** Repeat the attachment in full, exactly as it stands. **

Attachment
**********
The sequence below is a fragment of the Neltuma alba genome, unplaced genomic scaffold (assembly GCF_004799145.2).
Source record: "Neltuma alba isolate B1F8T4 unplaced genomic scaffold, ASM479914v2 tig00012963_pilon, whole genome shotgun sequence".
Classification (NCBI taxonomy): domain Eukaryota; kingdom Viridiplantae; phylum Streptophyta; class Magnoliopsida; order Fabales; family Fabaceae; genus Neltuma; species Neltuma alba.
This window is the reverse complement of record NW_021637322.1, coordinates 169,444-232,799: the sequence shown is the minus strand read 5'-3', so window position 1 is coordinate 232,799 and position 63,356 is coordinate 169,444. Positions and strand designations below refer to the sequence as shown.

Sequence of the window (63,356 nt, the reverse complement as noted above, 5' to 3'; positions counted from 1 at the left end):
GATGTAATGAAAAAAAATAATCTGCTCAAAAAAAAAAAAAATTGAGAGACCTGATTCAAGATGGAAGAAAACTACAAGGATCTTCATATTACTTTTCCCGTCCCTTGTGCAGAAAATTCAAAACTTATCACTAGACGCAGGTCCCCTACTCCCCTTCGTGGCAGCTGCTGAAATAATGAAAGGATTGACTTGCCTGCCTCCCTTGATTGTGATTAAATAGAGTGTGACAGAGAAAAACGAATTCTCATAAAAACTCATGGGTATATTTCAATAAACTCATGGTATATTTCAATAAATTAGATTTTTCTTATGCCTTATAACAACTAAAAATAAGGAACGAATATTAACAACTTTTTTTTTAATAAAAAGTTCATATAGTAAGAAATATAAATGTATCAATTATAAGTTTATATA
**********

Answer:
The sequence below is a fragment of the Neltuma alba genome, unplaced genomic scaffold (assembly GCF_004799145.2).
Source record: "Neltuma alba isolate B1F8T4 unplaced genomic scaffold, ASM479914v2 tig00012963_pilon, whole genome shotgun sequence".
Classification (NCBI taxonomy): domain Eukaryota; kingdom Viridiplantae; phylum Streptophyta; class Magnoliopsida; order Fabales; family Fabaceae; genus Neltuma; species Neltuma alba.
This window is the reverse complement of record NW_021637322.1, coordinates 169,444-232,799: the sequence shown is the minus strand read 5'-3', so window position 1 is coordinate 232,799 and position 63,356 is coordinate 169,444. Positions and strand designations below refer to the sequence as shown.

Sequence of the window (63,356 nt, the reverse complement as noted above, 5' to 3'; positions counted from 1 at the left end):
GATGTAATGAAAAAAAATAATCTGCTCAAAAAAAAAAAAAATTGAGAGACCTGATTCAAGATGGAAGAAAACTACAAGGATCTTCATATTACTTTTCCCGTCCCTTGTGCAGAAAATTCAAAACTTATCACTAGACGCAGGTCCCCTACTCCCCTTCGTGGCAGCTGCTGAAATAATGAAAGGATTGACTTGCCTGCCTCCCTTGATTGTGATTAAATAGAGTGTGACAGAGAAAAACGAATTCTCATAAAAACTCATGGGTATATTTCAATAAACTCATGGTATATTTCAATAAATTAGATTTTTCTTATGCCTTATAACAACTAAAAATAAGGAACGAATATTAACAACTTTTTTTTTAATAAAAAGTTCATATAGTAAGAAATATAAATGTATCAATTATAAGTTTATATA